Nuclear medicine uses radioactive substances in diagnosis and therapy. Nuclear breast imaging (also called scintimammography) is a supplemental breast exam that may be used in some patients to investigate a breast abnormality after diagnostic mammography has been performed. Nuclear breast imaging uses small amounts of radioactive materials, or radiopharmaceuticals, to do diagnostic scans of the breast. view alert archive »

Obstetric Ultrasound

Obstetric ultrasound, also called fetal ultrasound or fetal sonography, is a routine, non-invasive test that does not use ionizing radiation, as is used in x-rays. Obstetric ultrasound, commonly known as baby ultrasound or pregnancy ultrasound, provides pictures of an embryo or fetus within a woman’s uterus. view alert archive »

Pediatric Radiology

Pediatric radiology is a subspecialty concerned with children’s radiology and the radiological manifestations of diseases of children. A pediatric radiologist is an expert in the diagnosis of illnesses, injuries, and diseases of infants, children, and adolescents, using imaging techniques and equipment. The Alliance for Radiation Safety in Pediatric Imaging urges pediatric radiologists to use lower dose radiation in the CT imaging of children. view alert archive »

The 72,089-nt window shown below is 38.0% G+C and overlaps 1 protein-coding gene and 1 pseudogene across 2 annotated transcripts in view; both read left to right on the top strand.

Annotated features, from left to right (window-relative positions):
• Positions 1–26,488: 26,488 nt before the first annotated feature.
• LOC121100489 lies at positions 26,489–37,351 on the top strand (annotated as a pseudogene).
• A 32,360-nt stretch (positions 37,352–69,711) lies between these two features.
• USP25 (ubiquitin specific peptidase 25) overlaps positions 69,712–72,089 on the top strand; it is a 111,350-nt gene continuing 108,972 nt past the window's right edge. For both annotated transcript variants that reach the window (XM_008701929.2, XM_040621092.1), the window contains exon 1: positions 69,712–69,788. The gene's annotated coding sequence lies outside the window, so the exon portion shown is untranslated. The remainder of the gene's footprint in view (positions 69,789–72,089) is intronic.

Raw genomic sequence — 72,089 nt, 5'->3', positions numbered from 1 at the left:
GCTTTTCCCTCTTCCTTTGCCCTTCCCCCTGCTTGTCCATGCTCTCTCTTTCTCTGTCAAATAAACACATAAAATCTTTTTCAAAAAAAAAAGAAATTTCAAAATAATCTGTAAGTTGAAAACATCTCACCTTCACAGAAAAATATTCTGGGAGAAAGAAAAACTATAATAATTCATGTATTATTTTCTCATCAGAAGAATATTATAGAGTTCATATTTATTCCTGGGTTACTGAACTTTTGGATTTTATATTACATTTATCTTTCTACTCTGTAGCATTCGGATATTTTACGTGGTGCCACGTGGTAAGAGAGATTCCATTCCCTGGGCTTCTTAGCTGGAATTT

Practice Management

Covers practice management issues, including relationships with patients, report writing, and more. view alert archive »

One thought on “Radiology Daily Topics

    MR responded:
    April 10, 2015 at 3:26 pm

    Green Tea Compounds May Enhance MR Images

    Mar 20, 2015

    Scientists in Germany have found that green tea may play a surprising role in improving magnetic resonance images, according to a study published in ACS Applied Materials and Interfaces.

    By attaching compounds extracted from green tea to a microscopic contrast agent, researchers at the University of Cologne say they have enhanced MRI scans of malignant tumors in mice.

    Iron-oxide nanocrystals were coated with green tea compounds called catechins and administered to mice with cancer. The images showed the novel imaging agent gathering in tumor cells, thus providing a strong contrast from surrounding non-tumor cells.

    The objective was to see if the green tea compounds, which are thought to have anticancer and anti-inflammatory properties, could aid MRI results.